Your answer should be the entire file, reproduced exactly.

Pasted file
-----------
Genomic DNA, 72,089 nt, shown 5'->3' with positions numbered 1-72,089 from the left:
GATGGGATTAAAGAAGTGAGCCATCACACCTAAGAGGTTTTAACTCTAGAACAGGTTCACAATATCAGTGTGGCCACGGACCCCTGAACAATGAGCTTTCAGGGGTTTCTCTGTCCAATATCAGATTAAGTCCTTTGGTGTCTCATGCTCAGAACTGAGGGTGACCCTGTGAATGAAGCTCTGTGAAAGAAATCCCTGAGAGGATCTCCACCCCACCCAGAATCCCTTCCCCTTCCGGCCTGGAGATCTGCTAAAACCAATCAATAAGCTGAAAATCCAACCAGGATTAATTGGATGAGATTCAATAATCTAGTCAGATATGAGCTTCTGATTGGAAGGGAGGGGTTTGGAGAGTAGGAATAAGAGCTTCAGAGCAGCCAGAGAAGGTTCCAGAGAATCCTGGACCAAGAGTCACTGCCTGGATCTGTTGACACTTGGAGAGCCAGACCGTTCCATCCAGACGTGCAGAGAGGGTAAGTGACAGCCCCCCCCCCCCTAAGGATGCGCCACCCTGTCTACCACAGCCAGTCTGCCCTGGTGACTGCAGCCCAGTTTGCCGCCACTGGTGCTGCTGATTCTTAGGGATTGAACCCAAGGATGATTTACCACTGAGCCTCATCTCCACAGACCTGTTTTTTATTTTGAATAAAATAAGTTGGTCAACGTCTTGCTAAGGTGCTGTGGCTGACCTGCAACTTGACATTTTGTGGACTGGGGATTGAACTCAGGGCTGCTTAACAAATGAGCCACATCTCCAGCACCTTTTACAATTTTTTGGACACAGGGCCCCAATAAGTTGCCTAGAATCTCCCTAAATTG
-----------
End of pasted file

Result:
Genomic DNA, 72,089 nt, shown 5'->3' with positions numbered 1-72,089 from the left:
GATGGGATTAAAGAAGTGAGCCATCACACCTAAGAGGTTTTAACTCTAGAACAGGTTCACAATATCAGTGTGGCCACGGACCCCTGAACAATGAGCTTTCAGGGGTTTCTCTGTCCAATATCAGATTAAGTCCTTTGGTGTCTCATGCTCAGAACTGAGGGTGACCCTGTGAATGAAGCTCTGTGAAAGAAATCCCTGAGAGGATCTCCACCCCACCCAGAATCCCTTCCCCTTCCGGCCTGGAGATCTGCTAAAACCAATCAATAAGCTGAAAATCCAACCAGGATTAATTGGATGAGATTCAATAATCTAGTCAGATATGAGCTTCTGATTGGAAGGGAGGGGTTTGGAGAGTAGGAATAAGAGCTTCAGAGCAGCCAGAGAAGGTTCCAGAGAATCCTGGACCAAGAGTCACTGCCTGGATCTGTTGACACTTGGAGAGCCAGACCGTTCCATCCAGACGTGCAGAGAGGGTAAGTGACAGCCCCCCCCCCCCTAAGGATGCGCCACCCTGTCTACCACAGCCAGTCTGCCCTGGTGACTGCAGCCCAGTTTGCCGCCACTGGTGCTGCTGATTCTTAGGGATTGAACCCAAGGATGATTTACCACTGAGCCTCATCTCCACAGACCTGTTTTTTATTTTGAATAAAATAAGTTGGTCAACGTCTTGCTAAGGTGCTGTGGCTGACCTGCAACTTGACATTTTGTGGACTGGGGATTGAACTCAGGGCTGCTTAACAAATGAGCCACATCTCCAGCACCTTTTACAATTTTTTGGACACAGGGCCCCAATAAGTTGCCTAGAATCTCCCTAAATTG